Search - Paul Hindemith, Eugene Bozza, Joseph Guy Ropartz :: Thomas Stevens Trumpet Sonatas

Thomas Stevens Trumpet Sonatas
Paul Hindemith, Eugene Bozza, Joseph Guy Ropartz
Thomas Stevens Trumpet Sonatas
Genres: Special Interest, Classical
  •  Track Listings (20) - Disc #1


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CD Reviews

Stevens shows his music
John A. Moskal II | Carmel, IN USA | 07/04/2007
(5 out of 5 stars)

"Thomas Stevens, now former principal trumpet of the LA Philharmonic, shows what it means to be a musician on this record. His playing shows the many sides of the 20th century trumpet and the skills that made him one of the nation's best trumpet players.

The CD opens with the Sonata for trumpet and piano by Paul Hindemith. I have many recordings of this piece (I think 5 last I checked) and this is the one I keep coming back to. The musicality, and more importantly here, the emotion is far more in command than anything else. Written after his escape to America at the beginning of WWII this piece is nothing if not an emotional bomb explosion against the Nazis. Stevens opens up with fire from the first note and never lets up. The second movement pokes fun, and finally in the third movement the soulful sorrow of tragedy comes through his gorgeous playing and leaves you crying at the end where "All little men must die." (written in the sheet music by Hindemith at that part)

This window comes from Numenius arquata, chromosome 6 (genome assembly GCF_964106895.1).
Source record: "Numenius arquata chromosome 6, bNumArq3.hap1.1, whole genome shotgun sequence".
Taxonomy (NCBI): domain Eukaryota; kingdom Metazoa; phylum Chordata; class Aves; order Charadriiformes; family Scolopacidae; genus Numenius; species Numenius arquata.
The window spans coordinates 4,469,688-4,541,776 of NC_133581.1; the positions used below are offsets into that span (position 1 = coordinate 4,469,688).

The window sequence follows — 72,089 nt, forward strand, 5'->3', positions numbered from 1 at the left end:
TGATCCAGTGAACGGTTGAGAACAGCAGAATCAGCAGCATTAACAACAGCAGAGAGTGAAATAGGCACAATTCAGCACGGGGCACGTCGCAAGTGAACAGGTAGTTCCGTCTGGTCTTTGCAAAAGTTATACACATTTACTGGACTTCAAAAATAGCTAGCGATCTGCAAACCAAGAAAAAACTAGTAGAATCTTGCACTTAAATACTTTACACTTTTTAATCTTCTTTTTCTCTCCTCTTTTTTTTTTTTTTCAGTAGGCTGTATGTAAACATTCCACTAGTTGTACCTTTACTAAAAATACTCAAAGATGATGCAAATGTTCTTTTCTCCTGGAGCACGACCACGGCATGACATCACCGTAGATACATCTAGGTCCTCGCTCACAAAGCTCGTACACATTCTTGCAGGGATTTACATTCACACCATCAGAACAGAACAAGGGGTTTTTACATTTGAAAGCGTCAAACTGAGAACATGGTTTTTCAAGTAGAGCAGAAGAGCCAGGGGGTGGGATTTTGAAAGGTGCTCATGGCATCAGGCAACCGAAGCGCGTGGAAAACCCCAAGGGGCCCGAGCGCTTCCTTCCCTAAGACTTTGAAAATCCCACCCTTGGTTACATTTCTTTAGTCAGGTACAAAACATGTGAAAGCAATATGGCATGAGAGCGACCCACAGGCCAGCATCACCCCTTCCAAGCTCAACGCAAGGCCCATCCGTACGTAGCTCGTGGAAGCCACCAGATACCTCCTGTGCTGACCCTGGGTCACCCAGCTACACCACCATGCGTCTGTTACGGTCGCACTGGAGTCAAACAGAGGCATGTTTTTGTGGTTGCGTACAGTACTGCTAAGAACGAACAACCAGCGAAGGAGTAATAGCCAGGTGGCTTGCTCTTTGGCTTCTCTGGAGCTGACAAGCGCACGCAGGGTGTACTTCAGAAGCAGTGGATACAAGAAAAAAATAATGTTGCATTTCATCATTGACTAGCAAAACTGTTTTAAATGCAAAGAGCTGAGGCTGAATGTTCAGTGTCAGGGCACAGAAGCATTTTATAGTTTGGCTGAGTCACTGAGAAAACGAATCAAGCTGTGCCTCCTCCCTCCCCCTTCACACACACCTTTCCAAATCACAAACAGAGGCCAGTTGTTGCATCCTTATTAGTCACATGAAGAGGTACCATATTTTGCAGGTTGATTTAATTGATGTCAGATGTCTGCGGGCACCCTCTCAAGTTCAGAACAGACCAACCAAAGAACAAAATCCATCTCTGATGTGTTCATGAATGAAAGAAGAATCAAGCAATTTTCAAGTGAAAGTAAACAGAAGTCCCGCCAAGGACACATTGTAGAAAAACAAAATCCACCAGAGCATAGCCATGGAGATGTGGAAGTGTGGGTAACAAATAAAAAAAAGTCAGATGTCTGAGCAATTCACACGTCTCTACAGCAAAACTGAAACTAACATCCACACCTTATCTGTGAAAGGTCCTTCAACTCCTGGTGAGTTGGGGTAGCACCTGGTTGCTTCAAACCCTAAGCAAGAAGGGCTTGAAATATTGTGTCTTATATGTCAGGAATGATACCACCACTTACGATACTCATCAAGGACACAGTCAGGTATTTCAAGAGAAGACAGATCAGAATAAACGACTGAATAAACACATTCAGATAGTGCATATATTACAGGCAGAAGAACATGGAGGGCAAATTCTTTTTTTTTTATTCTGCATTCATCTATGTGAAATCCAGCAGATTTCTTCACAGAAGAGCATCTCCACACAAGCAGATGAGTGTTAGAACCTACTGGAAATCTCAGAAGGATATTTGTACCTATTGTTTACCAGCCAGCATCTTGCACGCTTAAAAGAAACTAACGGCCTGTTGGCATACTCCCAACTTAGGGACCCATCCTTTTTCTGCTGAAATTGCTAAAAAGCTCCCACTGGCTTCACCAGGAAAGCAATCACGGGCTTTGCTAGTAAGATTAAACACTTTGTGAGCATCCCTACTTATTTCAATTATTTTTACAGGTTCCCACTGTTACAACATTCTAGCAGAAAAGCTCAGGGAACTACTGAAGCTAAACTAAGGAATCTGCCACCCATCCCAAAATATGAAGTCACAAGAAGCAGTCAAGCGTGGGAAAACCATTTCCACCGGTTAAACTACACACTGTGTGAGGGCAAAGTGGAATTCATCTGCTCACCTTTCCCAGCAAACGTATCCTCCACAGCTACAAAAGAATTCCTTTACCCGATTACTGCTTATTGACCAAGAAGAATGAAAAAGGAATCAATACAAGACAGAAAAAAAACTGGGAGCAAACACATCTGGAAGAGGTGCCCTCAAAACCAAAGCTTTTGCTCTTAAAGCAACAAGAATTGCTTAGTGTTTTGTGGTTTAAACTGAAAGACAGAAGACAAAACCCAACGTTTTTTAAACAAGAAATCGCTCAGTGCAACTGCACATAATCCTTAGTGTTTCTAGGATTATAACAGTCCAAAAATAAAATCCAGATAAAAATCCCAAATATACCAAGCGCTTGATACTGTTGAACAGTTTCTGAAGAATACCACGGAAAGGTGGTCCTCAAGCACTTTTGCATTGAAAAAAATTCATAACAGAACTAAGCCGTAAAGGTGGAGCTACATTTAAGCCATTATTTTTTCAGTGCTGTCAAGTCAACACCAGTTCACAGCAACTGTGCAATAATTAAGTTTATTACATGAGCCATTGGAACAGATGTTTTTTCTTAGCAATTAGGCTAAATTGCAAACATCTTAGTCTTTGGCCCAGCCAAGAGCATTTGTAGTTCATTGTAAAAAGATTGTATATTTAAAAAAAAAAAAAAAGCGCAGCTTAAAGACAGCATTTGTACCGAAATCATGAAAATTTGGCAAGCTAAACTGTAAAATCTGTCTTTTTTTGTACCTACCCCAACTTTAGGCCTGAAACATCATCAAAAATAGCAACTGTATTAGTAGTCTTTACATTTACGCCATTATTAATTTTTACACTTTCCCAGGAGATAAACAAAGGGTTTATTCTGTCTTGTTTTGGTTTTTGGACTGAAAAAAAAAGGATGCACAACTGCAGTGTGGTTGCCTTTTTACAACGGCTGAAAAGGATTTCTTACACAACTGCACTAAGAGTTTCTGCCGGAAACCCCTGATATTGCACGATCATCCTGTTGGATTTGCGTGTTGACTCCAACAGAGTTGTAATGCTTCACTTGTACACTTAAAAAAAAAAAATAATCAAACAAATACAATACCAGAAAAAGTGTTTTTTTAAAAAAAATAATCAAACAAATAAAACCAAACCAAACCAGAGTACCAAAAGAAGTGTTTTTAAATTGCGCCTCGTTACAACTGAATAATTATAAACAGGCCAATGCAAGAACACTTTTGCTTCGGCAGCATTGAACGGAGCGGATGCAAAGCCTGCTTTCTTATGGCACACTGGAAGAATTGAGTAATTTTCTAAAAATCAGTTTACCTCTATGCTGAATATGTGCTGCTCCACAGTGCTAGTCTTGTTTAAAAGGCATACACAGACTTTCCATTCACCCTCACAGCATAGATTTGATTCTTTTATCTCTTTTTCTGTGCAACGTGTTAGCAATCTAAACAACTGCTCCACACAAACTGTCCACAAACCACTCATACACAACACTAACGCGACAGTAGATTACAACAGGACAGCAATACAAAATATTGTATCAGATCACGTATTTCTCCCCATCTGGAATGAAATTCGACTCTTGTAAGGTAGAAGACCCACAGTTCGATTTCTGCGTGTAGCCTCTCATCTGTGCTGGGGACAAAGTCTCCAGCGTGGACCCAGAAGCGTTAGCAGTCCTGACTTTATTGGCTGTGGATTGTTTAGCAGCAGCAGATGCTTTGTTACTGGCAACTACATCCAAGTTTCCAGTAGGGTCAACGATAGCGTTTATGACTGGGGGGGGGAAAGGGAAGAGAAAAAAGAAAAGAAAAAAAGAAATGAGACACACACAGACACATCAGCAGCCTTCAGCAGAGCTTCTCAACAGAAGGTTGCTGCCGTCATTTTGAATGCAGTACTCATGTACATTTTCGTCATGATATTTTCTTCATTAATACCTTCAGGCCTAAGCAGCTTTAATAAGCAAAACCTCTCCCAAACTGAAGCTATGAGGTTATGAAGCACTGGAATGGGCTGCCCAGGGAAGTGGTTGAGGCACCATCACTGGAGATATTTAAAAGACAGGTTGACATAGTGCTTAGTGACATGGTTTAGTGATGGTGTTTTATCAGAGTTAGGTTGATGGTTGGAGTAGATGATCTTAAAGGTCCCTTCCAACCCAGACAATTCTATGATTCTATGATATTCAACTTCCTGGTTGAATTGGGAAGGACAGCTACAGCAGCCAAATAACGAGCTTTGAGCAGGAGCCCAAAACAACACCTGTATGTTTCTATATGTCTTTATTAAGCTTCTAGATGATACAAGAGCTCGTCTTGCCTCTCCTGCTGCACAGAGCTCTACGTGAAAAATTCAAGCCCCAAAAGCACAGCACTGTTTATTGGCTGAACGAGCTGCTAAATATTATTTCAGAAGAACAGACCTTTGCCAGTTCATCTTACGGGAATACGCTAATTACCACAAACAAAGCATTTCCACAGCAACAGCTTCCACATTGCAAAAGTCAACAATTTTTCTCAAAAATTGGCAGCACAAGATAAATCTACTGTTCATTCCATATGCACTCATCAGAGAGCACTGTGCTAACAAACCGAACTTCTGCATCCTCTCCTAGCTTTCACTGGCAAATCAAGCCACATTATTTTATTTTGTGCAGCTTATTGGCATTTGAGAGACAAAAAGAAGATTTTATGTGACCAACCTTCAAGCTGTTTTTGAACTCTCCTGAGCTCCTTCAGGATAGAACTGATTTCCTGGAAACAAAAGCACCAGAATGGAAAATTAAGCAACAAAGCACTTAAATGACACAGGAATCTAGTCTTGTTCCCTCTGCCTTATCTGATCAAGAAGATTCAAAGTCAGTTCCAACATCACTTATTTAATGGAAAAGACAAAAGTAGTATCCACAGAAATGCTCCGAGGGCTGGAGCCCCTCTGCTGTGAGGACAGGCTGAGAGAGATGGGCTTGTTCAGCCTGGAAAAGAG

Then are a number of other well known pieces such as the Bozza Caprice, Barat's Andante and Scherzo, and Ropartz's Andante and Allegro. For younger trumpet players, this is the CD for you. Steven's performance of the Andante and Allegro is masterful and musicality shines through every note. This is a great learning tool for any young trumpet player as just about every high school trumpet player has played this piece, but rarely does one ever hear a performer of the caliber of Thomas Stevens playing this literature. Then there is his technically amazing performances of both the Caprice and the Andante and Scherzo which, in spite of their technique never lose the musicality that he was famous for as an orchestral trumpet player.

One last highlight for me is the Poulenc sonata for Trombone, Trumpet, and Horn. These three musicians unite in a gorgeous sound and interpretation that shows the beauty of Poulenc's writing particularly his expertise in the flowing melody shown in his many operas and art songs for which he is most famous.

Succinctly this CD is a gem for any trumpet player or enthusiast's collection. For those even just interested in the chamber sound of a trumpet, this album is a wonderful addition, however, if one is new to the 20th century trumpet chamber sound, I would recommend this as a great second or third album to pick up; but a mere literature selection advice on my part. One might consider Philip Smith's CD on the Cala label, part of the New York Legends series as a first installment for a better introduction to this class of sound (see my other reviews for more information)."